A mortgage loan.
APR (Annual Percentage Rate)
The total cost of a loan which includes interest charges and arrangement fees, shown as a percentage rate. This calculation assumes that you maintain the mortgage for the full term. APR is an industry standard calculation and enables direct comparison of mortgages from all lenders.
This is the amount charged by the lender to cover the costs of administering and reserving the funds for certain types of mortgage. You have the option to add this to the loan or to paid it upfront.
The transfer of ownership of an insurance policy or a lease.
The total amount of loan owed at a particular point in time.
Bank of England Base Rate
The Bank of England set a rate each month known as the ‘Base Rate’. Banks and Building Societies use this rate to set their internal interest rates which that they pay on deposits or charge on debts.
Bridging Loan / Bridging Finance
A short term loan granted to assist in the purchase of a new property until till the existing property has been sold.
This is the insurance bought against a property where the value is assumed to be the total cost of rebuilding the property from scratch following structural damage, for example by flood, fire or storm.
The health and safety requirements that any new construction must meet.
A building society is a financial institution owned by its members. Building societies provide a wide range of financial services, especially savings and mortgage lending.
Capital and Interest Mortgage
These are mortgages where the mortgage payments you make go towards the repayments of the outstanding capital and the rest would comprise of the interest charged on the loan. At the end of the term the entire debt will be repaid. The capital repayment portion will increase as time goes by.
This is an incentive that the lender provides you in terms of a lump sum or as a percentage of your borrowing when you complete your mortgage.
An interest in the ownership of a property; usually a mortgage or some other debt secured against the property.
Completion (Date of Entry in Scotland)
This is where the seller moves out of the property and the buyer moves in at the end of the purchase of a property.
Conclusion of Missives
The final part of the contract process in Scotland.
This is the insurance obtained against moveable contents such as furniture and appliances. This includes theft and damage caused due to accidents.
A legal document that describes the agreement between the buyer and seller regarding the transfer of ownership of the property.
A lawyer who specializes in the legal aspects of buying and selling real property.
The process of transferring property from the seller to the buyer managed by a conveyancer.
A condition or a clause that is within the Title Deeds, that the buyer or any future buyer must comply with. A restrictive covenant is one that prohibits the owner from doing something.
A credit score is a system used by lenders to assess your financial situation to help determine whether you qualify for a particular credit card, loan, mortgage or service. Lenders will use your credit score information to help decide whether to accept or reject your application.
The process of obtaining funds against your property to pay off your outstanding debts such as personal loans, credit cards etc..
Legal documents that show who owns a property or piece of land.
The amount of money contributed by the buyer to secure the property. This has to be paid at the time of exchange of contracts.
A Direct Debit is an instruction from a customer to an originator authorizing their bank or building society to make regular collections direct from their account.
These are the costs that the conveyancer incurs for the standard legal work that has to be carried out in relation to buying or remortgaging your home.
Paying off a mortgage.
A reduction in the monthly mortgage amount, offered by mortgage lenders to borrowers, usually for the first two or three years of the loan period.
Early Repayment Charge
A charge which is imposed when you repay your mortgage early. This depends on the amount repaid, time period and the lender’s terms.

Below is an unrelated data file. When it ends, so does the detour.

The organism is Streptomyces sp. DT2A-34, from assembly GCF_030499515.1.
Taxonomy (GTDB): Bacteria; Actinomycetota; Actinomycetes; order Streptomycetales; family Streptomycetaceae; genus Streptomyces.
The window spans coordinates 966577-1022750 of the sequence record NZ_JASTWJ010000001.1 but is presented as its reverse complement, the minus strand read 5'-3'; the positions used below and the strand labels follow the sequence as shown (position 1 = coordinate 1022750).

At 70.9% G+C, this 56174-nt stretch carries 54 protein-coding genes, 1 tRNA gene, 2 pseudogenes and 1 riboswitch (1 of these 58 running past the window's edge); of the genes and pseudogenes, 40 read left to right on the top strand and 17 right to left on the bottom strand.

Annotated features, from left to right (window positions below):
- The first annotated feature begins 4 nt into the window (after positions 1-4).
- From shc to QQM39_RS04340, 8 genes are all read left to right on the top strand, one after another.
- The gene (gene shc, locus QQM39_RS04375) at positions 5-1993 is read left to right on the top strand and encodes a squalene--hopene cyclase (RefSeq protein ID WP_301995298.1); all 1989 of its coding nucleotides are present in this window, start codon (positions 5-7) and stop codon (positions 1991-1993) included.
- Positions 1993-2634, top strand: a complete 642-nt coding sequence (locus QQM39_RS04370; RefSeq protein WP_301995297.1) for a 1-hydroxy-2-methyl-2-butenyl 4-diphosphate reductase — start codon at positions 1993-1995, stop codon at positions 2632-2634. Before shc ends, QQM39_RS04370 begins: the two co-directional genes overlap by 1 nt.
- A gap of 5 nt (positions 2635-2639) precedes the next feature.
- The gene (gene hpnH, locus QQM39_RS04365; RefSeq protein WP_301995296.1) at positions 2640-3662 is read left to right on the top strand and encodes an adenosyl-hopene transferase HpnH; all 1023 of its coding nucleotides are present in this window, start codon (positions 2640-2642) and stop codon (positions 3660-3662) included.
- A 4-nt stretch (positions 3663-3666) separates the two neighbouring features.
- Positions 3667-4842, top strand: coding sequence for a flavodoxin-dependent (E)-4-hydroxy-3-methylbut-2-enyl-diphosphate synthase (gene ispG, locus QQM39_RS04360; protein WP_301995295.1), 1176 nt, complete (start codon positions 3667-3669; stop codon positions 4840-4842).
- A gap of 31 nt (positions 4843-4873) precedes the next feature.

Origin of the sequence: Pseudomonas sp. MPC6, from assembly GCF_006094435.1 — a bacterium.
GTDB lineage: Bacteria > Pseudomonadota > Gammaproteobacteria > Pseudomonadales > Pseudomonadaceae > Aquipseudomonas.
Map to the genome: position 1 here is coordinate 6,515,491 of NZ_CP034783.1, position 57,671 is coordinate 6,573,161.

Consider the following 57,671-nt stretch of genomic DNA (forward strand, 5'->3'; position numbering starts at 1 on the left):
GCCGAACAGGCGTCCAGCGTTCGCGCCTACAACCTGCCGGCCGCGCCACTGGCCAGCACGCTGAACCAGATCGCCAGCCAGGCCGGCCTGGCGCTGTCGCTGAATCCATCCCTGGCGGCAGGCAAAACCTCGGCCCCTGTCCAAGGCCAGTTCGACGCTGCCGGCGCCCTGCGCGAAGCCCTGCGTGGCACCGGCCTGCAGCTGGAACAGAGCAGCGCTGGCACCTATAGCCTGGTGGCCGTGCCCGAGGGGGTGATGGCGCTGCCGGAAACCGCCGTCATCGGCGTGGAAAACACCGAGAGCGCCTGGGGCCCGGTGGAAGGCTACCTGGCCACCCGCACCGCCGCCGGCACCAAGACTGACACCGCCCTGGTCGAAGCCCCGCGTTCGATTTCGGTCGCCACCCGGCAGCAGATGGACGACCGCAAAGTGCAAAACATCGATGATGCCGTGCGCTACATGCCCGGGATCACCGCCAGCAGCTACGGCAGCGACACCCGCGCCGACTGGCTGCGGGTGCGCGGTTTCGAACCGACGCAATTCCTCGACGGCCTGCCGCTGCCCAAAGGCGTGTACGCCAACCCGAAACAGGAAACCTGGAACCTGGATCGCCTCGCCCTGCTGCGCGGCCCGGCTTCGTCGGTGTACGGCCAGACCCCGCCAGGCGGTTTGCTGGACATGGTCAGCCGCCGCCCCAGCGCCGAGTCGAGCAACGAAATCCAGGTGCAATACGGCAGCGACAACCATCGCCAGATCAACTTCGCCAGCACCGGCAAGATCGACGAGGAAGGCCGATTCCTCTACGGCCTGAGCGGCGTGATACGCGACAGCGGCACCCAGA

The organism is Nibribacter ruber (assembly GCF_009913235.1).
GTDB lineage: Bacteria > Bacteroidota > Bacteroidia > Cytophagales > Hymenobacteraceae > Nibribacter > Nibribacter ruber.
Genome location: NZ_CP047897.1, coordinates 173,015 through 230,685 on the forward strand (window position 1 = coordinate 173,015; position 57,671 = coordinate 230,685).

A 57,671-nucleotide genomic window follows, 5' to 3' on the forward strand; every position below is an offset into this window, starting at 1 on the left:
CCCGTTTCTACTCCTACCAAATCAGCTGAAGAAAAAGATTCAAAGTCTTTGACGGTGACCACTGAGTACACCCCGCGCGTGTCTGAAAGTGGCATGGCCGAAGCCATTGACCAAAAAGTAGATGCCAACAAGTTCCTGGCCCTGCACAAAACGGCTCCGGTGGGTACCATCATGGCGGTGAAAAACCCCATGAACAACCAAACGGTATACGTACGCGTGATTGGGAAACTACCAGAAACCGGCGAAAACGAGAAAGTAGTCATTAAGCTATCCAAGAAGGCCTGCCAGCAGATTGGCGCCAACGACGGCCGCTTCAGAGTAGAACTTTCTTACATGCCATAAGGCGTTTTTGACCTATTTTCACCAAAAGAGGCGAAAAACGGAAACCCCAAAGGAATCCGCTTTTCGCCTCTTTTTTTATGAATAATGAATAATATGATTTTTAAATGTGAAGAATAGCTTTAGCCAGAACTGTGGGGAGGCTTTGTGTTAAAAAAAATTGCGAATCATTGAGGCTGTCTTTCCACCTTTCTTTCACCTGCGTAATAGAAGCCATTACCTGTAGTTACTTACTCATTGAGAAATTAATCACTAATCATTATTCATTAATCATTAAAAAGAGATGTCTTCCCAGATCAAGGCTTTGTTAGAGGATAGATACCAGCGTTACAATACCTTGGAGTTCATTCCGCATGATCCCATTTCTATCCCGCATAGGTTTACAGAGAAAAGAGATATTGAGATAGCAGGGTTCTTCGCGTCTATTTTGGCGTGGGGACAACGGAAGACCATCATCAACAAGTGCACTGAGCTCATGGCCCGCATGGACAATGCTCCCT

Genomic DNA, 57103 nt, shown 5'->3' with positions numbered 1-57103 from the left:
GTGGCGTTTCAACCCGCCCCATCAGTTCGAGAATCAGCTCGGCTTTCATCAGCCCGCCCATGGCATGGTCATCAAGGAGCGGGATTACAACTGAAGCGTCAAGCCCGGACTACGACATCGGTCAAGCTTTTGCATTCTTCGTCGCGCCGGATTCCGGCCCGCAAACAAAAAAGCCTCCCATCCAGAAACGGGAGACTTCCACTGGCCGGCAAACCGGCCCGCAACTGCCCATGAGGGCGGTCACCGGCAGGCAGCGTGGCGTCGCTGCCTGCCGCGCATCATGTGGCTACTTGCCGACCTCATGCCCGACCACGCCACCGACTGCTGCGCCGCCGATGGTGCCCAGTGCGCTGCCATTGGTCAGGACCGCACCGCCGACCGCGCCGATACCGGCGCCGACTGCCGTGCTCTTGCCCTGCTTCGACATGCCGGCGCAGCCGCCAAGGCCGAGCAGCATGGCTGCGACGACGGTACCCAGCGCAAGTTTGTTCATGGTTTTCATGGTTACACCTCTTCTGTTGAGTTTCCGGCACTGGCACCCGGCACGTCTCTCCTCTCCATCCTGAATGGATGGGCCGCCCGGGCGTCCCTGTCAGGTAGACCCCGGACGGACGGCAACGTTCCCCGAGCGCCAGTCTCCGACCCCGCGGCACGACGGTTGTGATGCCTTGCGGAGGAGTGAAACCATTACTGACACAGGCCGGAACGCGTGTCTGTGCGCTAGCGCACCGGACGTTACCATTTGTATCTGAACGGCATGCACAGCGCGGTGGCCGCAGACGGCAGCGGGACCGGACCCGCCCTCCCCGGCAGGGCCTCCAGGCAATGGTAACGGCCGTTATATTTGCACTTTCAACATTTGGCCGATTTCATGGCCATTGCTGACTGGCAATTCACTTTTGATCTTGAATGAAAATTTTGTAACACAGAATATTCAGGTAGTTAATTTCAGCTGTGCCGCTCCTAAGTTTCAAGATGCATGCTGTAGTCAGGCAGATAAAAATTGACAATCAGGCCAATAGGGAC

A legal right over land, for example, the right to access a specified area of land, such as a right of way.
The difference between the value of a property and the amount of mortgage
Exchange of Contracts
The point at which both the buyer and seller exchange their signed copies of the contract in the presence of their respective legal representatives. The date of completion is agreed at this point.
Financial Conduct Authority (FCA)
The regulatory authority for the UK financial services industry. The FCA has taken over the regulation of mortgages and all lenders and mortgage intermediaries must be directly authorized and regulated by the FCA or must be an appointed representative of an authorized firm.
A mortgage where the interest rate payment is fixed for a specific time. Once the fixed period is over the borrower will start paying the mortgage at the bank’s variable rate.
Fixtures and Fittings
All non-structural items included in the purchase of a property.
An arrangement enabling the mortgage borrower to overpay, and with the overpayments that have been built up, borrow money back, take payment holidays or pay less in some months.
A legal title that gives you absolute ownership of the land that your property is on.
Full Structural Survey
A full structural survey looks at all the main features of the property, including walls, roof, foundations, plumbing, joinery, electrical wiring, drains, and garden.
An additional borrowing obtained against your property with your existing lender/bank.
When a seller pulls out of a sale after accepting a higher offer.
The buyer offering a value less than the agreed amount just before exchange of contracts.
The annual fee which a leaseholder pays to a freeholder.
A guarantor is someone who guarantees to pay your mortgage if you can’t keep up with your payments.
Higher Lending Charge
This charge is payable (usually added on to your loan) if you borrow more, for example, than 90% of the valuation or purchase price of your property.
Home Buyer Report
This is an intermediate-level survey which is usually offered by the mortgage lender and prepared by their own surveyor. The homebuyer’s report comments on the structural condition of most parts of the property that are readily accessible, but it does not involve in-depth investigation or the testing of water, drainage or heating systems.
Home Contents Insurance
A policy insuring household contents against theft and damage.
A report on detailed flood, subsidence and land contamination history for each UK neighbourhood.
Home Information Pack (HIP)
This is a set of documents providing important information about a property, such as its energy efficiency, boundary ownership, evidence of title and planning permissions. For more information visit Home Information Packs.